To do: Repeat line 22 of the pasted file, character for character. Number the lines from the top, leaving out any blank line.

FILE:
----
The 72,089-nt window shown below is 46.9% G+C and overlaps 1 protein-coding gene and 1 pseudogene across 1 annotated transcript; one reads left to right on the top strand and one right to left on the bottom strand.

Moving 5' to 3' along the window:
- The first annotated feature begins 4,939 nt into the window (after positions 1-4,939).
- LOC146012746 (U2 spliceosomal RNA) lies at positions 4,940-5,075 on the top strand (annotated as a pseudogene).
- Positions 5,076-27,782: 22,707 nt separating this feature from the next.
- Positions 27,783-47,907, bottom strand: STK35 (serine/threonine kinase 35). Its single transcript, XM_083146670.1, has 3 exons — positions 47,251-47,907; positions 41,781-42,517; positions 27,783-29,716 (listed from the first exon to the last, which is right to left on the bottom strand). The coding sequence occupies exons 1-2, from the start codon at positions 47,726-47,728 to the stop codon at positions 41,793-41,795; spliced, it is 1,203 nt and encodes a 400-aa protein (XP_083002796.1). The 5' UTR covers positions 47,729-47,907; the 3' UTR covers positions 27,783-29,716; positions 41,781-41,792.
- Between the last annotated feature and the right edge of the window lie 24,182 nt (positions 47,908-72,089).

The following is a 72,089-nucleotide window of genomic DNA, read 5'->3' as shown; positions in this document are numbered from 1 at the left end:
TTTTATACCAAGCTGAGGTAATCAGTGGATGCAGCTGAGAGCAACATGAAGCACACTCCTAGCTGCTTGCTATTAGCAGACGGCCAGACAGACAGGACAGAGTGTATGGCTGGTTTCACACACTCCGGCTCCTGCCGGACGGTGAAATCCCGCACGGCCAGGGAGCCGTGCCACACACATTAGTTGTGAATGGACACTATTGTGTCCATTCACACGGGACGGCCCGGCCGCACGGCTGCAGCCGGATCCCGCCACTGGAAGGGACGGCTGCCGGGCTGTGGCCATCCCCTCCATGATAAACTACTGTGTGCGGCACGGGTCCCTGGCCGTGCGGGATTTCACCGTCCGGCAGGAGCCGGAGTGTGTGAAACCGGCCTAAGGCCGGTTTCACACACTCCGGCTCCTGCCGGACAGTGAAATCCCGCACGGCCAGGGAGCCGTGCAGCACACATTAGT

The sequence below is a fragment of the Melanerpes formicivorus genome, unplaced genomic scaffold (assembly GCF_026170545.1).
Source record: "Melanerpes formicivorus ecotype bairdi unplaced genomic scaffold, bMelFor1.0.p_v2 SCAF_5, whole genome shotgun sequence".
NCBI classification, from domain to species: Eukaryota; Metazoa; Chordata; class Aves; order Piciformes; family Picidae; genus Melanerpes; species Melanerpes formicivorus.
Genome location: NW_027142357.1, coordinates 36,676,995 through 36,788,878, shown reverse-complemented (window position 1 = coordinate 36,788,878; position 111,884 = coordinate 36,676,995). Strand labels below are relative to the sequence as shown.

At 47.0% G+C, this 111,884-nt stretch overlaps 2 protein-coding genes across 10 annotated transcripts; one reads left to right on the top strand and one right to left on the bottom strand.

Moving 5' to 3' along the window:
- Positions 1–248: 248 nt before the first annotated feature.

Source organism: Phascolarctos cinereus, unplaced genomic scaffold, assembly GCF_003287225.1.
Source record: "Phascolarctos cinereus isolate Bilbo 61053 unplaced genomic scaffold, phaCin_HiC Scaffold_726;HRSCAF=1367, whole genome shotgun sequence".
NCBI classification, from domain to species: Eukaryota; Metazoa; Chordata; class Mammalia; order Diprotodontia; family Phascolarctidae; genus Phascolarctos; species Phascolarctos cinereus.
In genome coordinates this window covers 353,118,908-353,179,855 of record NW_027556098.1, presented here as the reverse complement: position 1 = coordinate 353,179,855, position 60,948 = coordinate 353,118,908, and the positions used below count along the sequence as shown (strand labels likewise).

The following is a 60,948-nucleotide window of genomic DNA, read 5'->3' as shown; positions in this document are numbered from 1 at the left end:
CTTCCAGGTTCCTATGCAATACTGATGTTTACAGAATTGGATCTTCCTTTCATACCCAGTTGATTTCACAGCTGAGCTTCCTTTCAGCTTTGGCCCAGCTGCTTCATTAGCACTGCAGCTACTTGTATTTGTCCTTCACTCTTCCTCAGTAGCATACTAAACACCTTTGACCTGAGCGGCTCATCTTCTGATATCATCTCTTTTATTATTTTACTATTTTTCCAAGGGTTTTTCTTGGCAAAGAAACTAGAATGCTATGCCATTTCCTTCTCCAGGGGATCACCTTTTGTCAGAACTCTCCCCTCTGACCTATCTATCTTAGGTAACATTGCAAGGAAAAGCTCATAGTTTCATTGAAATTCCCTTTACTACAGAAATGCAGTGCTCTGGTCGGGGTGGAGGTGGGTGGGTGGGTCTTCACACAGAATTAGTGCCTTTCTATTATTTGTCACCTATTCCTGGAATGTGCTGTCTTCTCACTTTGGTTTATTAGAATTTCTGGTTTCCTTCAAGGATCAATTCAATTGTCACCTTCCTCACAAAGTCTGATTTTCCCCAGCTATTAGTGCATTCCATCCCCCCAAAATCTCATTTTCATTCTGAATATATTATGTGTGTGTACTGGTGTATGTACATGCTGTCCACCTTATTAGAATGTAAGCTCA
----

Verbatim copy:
CTTCCAGGTTCCTATGCAATACTGATGTTTACAGAATTGGATCTTCCTTTCATACCCAGTTGATTTCACAGCTGAGCTTCCTTTCAGCTTTGGCCCAGCTGCTTCATTAGCACTGCAGCTACTTGTATTTGTCCTTCACTCTTCCTCAGTAGCATACTAAACACCTTTGACCTGAGCGGCTCATCTTCTGATATCATCTCTTTTATTATTTTACTATTTTTCCAAGGGTTTTTCTTGGCAAAGAAACTAGAATGCTATGCCATTTCCTTCTCCAGGGGATCACCTTTTGTCAGAACTCTCCCCTCTGACCTATCTATCTTAGGTAACATTGCAAGGAAAAGCTCATAGTTTCATTGAAATTCCCTTTACTACAGAAATGCAGTGCTCTGGTCGGGGTGGAGGTGGGTGGGTGGGTCTTCACACAGAATTAGTGCCTTTCTATTATTTGTCACCTATTCCTGGAATGTGCTGTCTTCTCACTTTGGTTTATTAGAATTTCTGGTTTCCTTCAAGGATCAATTCAATTGTCACCTTCCTCACAAAGTCTGATTTTCCCCAGCTATTAGTGCATTCCATCCCCCCAAAATCTCATTTTCATTCTGAATATATTATGTGTGTGTACTGGTGTATGTACATGCTGTCCACCTTATTAGAATGTAAGCTCA